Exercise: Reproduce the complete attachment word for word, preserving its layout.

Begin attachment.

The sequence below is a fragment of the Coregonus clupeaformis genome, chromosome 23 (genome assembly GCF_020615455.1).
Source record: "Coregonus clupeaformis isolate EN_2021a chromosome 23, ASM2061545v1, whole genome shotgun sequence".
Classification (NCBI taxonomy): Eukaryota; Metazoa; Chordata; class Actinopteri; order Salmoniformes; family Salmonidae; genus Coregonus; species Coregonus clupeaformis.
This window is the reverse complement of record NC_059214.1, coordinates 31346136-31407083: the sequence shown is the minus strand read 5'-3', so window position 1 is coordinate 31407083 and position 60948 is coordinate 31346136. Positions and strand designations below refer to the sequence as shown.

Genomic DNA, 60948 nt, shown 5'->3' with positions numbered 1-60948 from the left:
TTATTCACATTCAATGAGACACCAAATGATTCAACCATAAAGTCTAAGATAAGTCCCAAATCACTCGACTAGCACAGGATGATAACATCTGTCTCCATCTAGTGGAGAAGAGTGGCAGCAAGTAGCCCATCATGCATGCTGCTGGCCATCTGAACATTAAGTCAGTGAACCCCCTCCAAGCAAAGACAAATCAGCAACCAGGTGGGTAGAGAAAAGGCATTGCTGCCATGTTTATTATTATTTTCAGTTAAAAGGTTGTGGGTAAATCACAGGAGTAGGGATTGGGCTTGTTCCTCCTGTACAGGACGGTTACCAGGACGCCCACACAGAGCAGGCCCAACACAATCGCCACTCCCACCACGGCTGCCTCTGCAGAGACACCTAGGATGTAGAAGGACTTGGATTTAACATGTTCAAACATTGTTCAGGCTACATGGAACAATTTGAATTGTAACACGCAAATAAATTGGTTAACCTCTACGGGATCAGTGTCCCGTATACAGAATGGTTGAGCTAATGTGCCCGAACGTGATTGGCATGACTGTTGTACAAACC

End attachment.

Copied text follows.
The sequence below is a fragment of the Coregonus clupeaformis genome, chromosome 23 (genome assembly GCF_020615455.1).
Source record: "Coregonus clupeaformis isolate EN_2021a chromosome 23, ASM2061545v1, whole genome shotgun sequence".
Classification (NCBI taxonomy): Eukaryota; Metazoa; Chordata; class Actinopteri; order Salmoniformes; family Salmonidae; genus Coregonus; species Coregonus clupeaformis.
This window is the reverse complement of record NC_059214.1, coordinates 31346136-31407083: the sequence shown is the minus strand read 5'-3', so window position 1 is coordinate 31407083 and position 60948 is coordinate 31346136. Positions and strand designations below refer to the sequence as shown.

Genomic DNA, 60948 nt, shown 5'->3' with positions numbered 1-60948 from the left:
TTATTCACATTCAATGAGACACCAAATGATTCAACCATAAAGTCTAAGATAAGTCCCAAATCACTCGACTAGCACAGGATGATAACATCTGTCTCCATCTAGTGGAGAAGAGTGGCAGCAAGTAGCCCATCATGCATGCTGCTGGCCATCTGAACATTAAGTCAGTGAACCCCCTCCAAGCAAAGACAAATCAGCAACCAGGTGGGTAGAGAAAAGGCATTGCTGCCATGTTTATTATTATTTTCAGTTAAAAGGTTGTGGGTAAATCACAGGAGTAGGGATTGGGCTTGTTCCTCCTGTACAGGACGGTTACCAGGACGCCCACACAGAGCAGGCCCAACACAATCGCCACTCCCACCACGGCTGCCTCTGCAGAGACACCTAGGATGTAGAAGGACTTGGATTTAACATGTTCAAACATTGTTCAGGCTACATGGAACAATTTGAATTGTAACACGCAAATAAATTGGTTAACCTCTACGGGATCAGTGTCCCGTATACAGAATGGTTGAGCTAATGTGCCCGAACGTGATTGGCATGACTGTTGTACAAACC